What's ahead for stocks

The jobs report will be the week's big news -- if the oil spill doesn't overwhelm everything. Automakers will report sales Monday. United Air's UAL may acquire Continental Airlines.

By Charley Blaine Apr 30, 2010 9:03PM

Charley BlaineUpdated: 6:15 p.m. ET, May 2

There's no getting around it. Stocks ended the week badly on Friday because of news reports of a criminal probe of financial powerhouse Goldman Sachs (GS) involving its trading of mortgage securities.

Techs were weak. Apple (AAPL) dropped 2.8% on Friday; the decline contributed nearly 25% of the Nasdaq-100 Index's ($NDX.X) 42-point loss on the day. And energy shares were hit, partly due to the worsening BP (BP) oil spill off the Louisiana coast.

The Dow Jones industrials ($INDU) closed down 1.8% for the week but were up 1.4% for the month. The Standard & Poor's 500 Index ($INX) dropped 2.5% for the week, due to weak financial and energy stocks, but up 1.5% for April. The Nasdaq Composite Index ($COMPX) fell 2.7% for the week but ended up 2.6% for the month.

Here's what to look for next week.

Stocks ended the month higher because the economic and earnings reports during the week showed improvement -- even Goldman Sachs, whose earnings doubled from a year ago.


And it's likely that the week will begin with a big airline merger: Continental Airlines (CAL) and United Airlines parent UAL (UAUA). News reports suggested most of the week that that UAL will acquire Continental in a $3 billlion deal that will be announced Monday. And talks have been going for weeks.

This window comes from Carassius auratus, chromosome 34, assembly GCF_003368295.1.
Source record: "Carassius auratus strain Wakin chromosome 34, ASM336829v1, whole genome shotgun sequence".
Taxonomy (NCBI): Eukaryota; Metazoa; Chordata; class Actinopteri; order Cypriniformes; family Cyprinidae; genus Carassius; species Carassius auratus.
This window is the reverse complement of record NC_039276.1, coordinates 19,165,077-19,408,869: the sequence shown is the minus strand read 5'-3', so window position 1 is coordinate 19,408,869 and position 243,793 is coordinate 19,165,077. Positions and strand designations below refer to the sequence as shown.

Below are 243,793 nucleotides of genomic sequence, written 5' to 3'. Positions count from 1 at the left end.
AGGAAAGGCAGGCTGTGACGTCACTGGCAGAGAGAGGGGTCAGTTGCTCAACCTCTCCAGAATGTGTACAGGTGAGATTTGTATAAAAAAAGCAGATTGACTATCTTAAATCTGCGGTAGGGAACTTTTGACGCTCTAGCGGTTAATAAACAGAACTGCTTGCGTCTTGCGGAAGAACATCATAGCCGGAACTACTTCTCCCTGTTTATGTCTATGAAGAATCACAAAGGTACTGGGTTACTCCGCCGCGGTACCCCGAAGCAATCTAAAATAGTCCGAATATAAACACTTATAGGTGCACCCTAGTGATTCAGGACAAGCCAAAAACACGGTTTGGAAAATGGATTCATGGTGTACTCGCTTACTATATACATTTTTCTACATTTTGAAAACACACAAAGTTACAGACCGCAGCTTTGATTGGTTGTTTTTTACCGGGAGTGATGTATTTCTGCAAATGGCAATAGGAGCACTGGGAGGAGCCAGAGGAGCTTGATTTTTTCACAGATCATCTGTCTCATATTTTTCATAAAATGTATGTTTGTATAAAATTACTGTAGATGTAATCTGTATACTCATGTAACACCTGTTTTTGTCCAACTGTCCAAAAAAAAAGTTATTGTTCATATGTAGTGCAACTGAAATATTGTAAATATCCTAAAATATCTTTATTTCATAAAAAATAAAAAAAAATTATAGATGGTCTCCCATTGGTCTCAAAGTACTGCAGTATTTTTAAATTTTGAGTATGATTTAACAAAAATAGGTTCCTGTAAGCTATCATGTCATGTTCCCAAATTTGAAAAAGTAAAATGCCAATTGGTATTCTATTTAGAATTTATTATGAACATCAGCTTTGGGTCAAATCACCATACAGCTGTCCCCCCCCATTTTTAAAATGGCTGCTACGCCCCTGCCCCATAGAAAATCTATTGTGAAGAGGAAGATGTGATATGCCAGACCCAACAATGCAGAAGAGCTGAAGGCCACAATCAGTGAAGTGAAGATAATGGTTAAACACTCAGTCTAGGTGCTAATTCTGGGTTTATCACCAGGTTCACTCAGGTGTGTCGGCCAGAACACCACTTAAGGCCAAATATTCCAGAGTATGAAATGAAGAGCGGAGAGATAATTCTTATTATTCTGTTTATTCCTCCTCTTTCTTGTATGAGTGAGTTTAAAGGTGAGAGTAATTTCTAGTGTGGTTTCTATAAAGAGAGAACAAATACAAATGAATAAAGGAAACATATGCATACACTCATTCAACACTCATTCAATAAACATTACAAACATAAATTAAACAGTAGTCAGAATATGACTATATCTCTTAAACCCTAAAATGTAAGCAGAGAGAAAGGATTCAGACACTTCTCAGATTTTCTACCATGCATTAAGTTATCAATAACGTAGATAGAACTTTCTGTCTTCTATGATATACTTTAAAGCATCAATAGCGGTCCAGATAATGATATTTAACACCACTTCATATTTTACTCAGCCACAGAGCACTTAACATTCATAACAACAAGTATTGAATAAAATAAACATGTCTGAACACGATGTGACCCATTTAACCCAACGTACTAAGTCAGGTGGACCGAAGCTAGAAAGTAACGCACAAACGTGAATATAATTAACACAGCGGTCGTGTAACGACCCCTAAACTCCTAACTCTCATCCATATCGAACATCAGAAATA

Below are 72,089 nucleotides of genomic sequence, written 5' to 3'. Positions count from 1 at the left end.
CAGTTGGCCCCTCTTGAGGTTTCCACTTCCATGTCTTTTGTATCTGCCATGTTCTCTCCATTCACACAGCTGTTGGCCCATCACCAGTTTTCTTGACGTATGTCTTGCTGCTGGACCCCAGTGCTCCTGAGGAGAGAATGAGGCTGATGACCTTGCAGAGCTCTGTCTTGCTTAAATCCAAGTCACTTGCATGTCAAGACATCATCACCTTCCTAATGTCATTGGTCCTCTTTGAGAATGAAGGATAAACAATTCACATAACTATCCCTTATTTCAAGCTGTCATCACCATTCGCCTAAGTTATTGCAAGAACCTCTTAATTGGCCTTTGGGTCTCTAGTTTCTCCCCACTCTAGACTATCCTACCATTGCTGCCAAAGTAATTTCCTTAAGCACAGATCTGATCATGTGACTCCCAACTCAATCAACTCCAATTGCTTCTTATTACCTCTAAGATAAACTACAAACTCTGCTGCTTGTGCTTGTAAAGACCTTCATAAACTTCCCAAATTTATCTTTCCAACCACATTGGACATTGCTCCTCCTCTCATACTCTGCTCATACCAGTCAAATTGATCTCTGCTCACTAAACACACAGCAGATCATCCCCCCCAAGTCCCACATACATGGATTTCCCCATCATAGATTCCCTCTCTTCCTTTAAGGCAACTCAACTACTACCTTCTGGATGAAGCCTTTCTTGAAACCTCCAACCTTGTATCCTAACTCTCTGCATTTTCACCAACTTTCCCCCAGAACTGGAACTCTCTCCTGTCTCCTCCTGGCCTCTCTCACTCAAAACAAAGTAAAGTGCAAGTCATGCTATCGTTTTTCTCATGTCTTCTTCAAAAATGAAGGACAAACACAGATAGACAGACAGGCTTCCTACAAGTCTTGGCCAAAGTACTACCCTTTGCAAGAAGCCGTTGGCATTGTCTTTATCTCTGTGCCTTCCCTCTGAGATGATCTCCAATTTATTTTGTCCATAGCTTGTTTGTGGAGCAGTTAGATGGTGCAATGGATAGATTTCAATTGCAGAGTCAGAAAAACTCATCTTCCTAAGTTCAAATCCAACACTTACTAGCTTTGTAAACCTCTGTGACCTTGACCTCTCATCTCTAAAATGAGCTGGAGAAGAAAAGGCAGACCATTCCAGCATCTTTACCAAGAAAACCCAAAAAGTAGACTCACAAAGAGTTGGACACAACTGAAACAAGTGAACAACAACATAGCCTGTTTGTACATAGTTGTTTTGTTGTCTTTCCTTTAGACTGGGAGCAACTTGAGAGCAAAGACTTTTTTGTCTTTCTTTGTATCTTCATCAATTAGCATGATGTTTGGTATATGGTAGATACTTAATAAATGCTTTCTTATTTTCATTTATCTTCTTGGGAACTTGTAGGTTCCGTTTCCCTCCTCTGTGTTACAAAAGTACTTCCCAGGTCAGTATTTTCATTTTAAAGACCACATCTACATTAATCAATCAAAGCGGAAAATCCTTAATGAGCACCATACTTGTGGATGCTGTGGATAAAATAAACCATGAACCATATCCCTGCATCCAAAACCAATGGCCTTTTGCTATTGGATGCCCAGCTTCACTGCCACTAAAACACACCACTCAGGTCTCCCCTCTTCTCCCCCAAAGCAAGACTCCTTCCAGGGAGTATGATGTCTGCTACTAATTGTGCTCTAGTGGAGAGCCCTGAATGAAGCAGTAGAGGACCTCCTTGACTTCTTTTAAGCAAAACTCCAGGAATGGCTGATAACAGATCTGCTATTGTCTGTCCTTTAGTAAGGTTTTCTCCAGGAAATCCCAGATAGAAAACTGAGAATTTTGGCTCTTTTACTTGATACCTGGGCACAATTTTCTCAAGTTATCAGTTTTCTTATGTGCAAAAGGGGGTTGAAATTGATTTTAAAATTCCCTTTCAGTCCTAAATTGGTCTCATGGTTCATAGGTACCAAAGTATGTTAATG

There are a few reasons to be wary about the week ahead.

Start with the suddenness of the drop-off on Friday. Add in the volatility during the week. The Dow fell for the first time after eight straight weekly gains. The major averages were down at least 1% on three of the five days.

There is an important question about how long financial stocks will be weakened by the Goldman controversy.

The Greek/euro situation may bother again markets again. A downgrade of the debt of Greece and Portugal on Tuesday staggered market. That's why the dollar moved 0.6% against the euro on the week and 1.7% on the month.

Here are two more concerns: The S&P 500 nearly hit 1,220 and then fell back below 1,200. It's not a big thing, only 2.7%, but the resulting chart will make the technically minded yell "ouch."

Then, look at Apple. It closed at $270.83 on April 23 and spent the past week mostly moving lower.

Apple is up 24% for the year. It's selling at 22 times trailing 12-month earnings and 17 times forward 12-month earnings. It's an expensive stock -- the second- or third-most valuable stock in the world, depending on how you measure it. It may also be vulnerable to selling at the first whiff of trouble.
Article continues below.
The Goldman fallout and the oil spill may well overwhelm many things, not the least of which are the economic reports.

Markets for the week



% chg.

YTD chg.
Dow industrials




S&P 500








Russell 2000




Crude oil 




(per barrel)

U.S. Dollar Index 




10-yr. Treasury








(per troy ounce)

(Updated: Sunday, May 2)

Payrolls and unemployment reports are key
The most important report will come Friday when the Labor Department reports on unemployment and nonfarm payrolls.

The national unemployment rate is expected to come in at 9.7% for the month, with nonfarm payrolls rising around 185,000, with maybe 95,000 added in the private sector.

That may not sound like much of a gain, but it is a gain. And it's not so very different from what happened in early 1983 at the end of our last ugly recession.

Here are the others to watch:

Personal income and spending. These should show some gains, but, as IHS Global Insight noted, job growth will help these measures improve.

Institute for Supply Management's Manufacturing Index.
An important report, this will offer a picture of a strengthening economy. IHS sees the index topping 61, which would be the best performance since 2004.